SUNJACK HEAT BANK


Hand warmers (for example: SUNJACK HEAT BANK )those small, usually disposable packets that provide on-demand heat—come in five main varieties, including some that run on charcoal and lighter fuel. The three most commons types you’ll see on the slopes are either air-activated, use a supersaturated solution, or are battery-powered.All three can last anywhere from one to 10 hours. That’s a pretty broad range, and we wanted to find out which of these five popular hand warmers was the warmest and most useful for playing in the mountains. Here are our results, ranked.


The Test


The first part of the test was performed indoors. We activated the hand warmers, and then stuffed each into a basic leather ski glove. After 15 minutes, we measured the temperature inside the glove. We then left the gloves—stuffed with the hand warmer and a wool sock for insulation—in a 30-degree freezer. Every 30 minutes for two hours, we used a meat thermometer to take the temperature of the hand warmer.


Grabber Hand Warmers (From $1.50 Per Pair)

Product: Grabbers, ubiquitous at ski areas around the country, are the classic air-activated hand warmers. Tear open the plastic package, vigorously shake the little bags, and wait less than five minutes for them to warm up. At 2 by 3.5 inches, they fit perfectly in the palm of your ski gloves.


Temperature at 15 minutes: 98 degrees

Temperature at 30 minutes: 90 degrees

Temperature at 60 minutes: 82 degrees

Temperature at 90 minutes: 71 degrees

Temperature at 120 minutes: 57 degrees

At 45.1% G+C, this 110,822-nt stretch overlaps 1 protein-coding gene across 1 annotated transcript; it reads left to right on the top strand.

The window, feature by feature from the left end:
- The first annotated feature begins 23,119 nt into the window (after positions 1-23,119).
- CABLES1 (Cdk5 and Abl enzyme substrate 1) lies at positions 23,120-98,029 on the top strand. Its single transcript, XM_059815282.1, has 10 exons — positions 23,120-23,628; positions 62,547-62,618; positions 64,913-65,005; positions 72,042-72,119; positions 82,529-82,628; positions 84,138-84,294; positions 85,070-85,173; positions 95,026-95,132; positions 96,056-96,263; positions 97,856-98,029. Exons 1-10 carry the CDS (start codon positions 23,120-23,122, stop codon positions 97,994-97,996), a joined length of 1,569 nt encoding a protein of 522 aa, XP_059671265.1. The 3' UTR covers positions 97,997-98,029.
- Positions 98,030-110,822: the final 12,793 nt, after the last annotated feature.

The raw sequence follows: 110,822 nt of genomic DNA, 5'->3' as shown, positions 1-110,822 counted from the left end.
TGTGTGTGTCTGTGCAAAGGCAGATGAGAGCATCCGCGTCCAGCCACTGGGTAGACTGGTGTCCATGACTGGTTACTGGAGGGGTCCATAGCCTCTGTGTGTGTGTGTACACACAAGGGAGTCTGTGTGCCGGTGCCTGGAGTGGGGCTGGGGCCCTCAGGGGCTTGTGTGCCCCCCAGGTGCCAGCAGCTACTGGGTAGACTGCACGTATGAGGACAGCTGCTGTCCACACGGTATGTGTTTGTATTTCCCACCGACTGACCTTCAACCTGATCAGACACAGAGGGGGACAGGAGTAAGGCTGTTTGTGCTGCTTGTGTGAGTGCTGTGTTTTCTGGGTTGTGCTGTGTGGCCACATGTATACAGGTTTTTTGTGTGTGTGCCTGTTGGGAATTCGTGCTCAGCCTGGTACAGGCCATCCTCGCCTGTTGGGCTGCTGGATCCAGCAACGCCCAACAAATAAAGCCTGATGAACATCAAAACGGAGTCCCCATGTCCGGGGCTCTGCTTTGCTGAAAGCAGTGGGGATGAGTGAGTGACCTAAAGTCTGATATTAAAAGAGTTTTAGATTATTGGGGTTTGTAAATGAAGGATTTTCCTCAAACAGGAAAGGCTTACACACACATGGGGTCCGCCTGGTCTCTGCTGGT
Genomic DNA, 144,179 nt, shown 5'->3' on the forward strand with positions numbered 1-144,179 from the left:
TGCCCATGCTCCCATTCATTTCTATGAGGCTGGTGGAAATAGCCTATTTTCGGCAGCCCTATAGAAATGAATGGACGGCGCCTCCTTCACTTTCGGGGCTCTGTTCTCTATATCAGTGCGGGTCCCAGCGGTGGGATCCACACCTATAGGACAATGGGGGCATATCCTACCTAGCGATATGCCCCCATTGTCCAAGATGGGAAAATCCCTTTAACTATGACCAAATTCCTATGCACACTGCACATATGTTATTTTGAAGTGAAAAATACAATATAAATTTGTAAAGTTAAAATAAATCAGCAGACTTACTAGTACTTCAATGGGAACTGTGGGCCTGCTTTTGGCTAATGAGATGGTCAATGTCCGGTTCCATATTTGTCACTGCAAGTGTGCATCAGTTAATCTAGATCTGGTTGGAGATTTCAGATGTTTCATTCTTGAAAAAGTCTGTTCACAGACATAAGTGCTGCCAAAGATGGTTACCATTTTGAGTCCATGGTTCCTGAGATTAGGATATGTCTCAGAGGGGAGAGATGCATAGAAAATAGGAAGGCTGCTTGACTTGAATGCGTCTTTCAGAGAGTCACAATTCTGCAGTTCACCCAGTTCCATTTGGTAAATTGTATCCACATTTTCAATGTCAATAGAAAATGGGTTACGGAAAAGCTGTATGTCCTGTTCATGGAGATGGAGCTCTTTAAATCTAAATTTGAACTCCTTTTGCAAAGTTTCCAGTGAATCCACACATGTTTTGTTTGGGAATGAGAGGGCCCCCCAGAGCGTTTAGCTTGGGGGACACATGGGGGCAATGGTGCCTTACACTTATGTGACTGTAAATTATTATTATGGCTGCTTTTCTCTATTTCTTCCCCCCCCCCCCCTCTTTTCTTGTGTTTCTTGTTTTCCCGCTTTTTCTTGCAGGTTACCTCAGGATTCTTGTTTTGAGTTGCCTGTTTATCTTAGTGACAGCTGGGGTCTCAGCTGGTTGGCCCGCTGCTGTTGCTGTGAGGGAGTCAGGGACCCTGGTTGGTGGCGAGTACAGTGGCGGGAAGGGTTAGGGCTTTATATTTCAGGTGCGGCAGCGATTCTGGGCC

Verdict: Grabber claims its regular-size hand warmers last more than seven hours. That isn’t quite right, at least according to our test. The temperature of these hand warmers declined precipitously during two hours in the freezer. You can expect to get about an hour and a half of real warmth from the package before the temperature drops too much to make a difference for your digits.


Product: You recharge this electronic hand warmer via USB. (Expect it to take about 65 minutes to fully power up.) Unlike classic hand warmers designed to nest in the palm of a glove, the GreenHeat looks like a medium-size candy bar that you grip in your hands. I couldn’t use these hand warmers for skiing—or any other activity where I needed my hands—because they barely fit in my gloves, but I’d recommend them for après or mellow hiking. It also doubles as a power bank for on-the-go smartphone charging. Nice touch: The GreenHeat comes with a knitted case that’s cozier on your palms than plastic.


Temperature at 15 minutes: 89 degrees

Temperature at 30 minute: 84 degrees

Temperature at 60 minutes: 81 degrees

Temperature at 90 minutes: 81 degrees

Temperature at 120 minutes: 80 degrees


Verdict: The GreenHeat never got hot (it was initially nine degrees cooler than even the Grabbers), but we have to give it credit for maintaining steady warmth. After two hours, the hand warmer was at 80 degrees, enough to keep your hands from freezing on a cold night.

Yaktrax Hand Warmers ($2 Per Pair)



Product: Like Grabbers and HotHands, Yaktrax Hand Warmers are air-activated. Also like the other two, they fit nicely in your palm and make a great addition to a ski glove on a cold day.


Temperature at 15 minutes: 102 degrees

Temperature at 30 minutes: 101 degrees

Temperature at 60 minutes: 84 degrees

Temperature at 90 minutes: 84 degrees

Temperature at 120 minutes: 83 degrees


Verdict: The Yaktrax Hand Warmers were some of the warmest we tested (102 degrees right out of the gate), but that temperature dropped quickly during the first 45 minutes in the freezer. It leveled out at 83 degrees—enough to keep your hands warm, if not toasty. Bonus: These are the official hand warmers of the U.S. ski team.